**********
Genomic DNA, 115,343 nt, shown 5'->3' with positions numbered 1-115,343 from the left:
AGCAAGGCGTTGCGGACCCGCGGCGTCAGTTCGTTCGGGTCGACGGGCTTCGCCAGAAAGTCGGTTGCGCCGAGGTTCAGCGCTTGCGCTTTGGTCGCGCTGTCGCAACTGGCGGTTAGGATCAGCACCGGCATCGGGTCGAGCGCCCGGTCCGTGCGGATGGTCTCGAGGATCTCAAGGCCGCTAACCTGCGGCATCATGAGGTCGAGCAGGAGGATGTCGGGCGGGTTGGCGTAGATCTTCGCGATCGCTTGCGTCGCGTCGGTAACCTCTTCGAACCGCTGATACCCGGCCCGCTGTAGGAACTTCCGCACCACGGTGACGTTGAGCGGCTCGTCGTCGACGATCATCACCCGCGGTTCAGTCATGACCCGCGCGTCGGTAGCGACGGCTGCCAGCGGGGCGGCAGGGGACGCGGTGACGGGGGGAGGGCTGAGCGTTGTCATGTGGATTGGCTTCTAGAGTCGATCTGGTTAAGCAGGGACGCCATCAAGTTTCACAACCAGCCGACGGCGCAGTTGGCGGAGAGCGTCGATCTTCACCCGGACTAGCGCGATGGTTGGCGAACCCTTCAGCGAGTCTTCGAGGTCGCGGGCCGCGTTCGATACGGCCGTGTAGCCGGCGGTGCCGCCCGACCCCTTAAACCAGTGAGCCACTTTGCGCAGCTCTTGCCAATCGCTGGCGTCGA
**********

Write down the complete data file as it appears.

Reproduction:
Genomic DNA, 115,343 nt, shown 5'->3' with positions numbered 1-115,343 from the left:
AGCAAGGCGTTGCGGACCCGCGGCGTCAGTTCGTTCGGGTCGACGGGCTTCGCCAGAAAGTCGGTTGCGCCGAGGTTCAGCGCTTGCGCTTTGGTCGCGCTGTCGCAACTGGCGGTTAGGATCAGCACCGGCATCGGGTCGAGCGCCCGGTCCGTGCGGATGGTCTCGAGGATCTCAAGGCCGCTAACCTGCGGCATCATGAGGTCGAGCAGGAGGATGTCGGGCGGGTTGGCGTAGATCTTCGCGATCGCTTGCGTCGCGTCGGTAACCTCTTCGAACCGCTGATACCCGGCCCGCTGTAGGAACTTCCGCACCACGGTGACGTTGAGCGGCTCGTCGTCGACGATCATCACCCGCGGTTCAGTCATGACCCGCGCGTCGGTAGCGACGGCTGCCAGCGGGGCGGCAGGGGACGCGGTGACGGGGGGAGGGCTGAGCGTTGTCATGTGGATTGGCTTCTAGAGTCGATCTGGTTAAGCAGGGACGCCATCAAGTTTCACAACCAGCCGACGGCGCAGTTGGCGGAGAGCGTCGATCTTCACCCGGACTAGCGCGATGGTTGGCGAACCCTTCAGCGAGTCTTCGAGGTCGCGGGCCGCGTTCGATACGGCCGTGTAGCCGGCGGTGCCGCCCGACCCCTTAAACCAGTGAGCCACTTTGCGCAGCTCTTGCCAATCGCTGGCGTCGA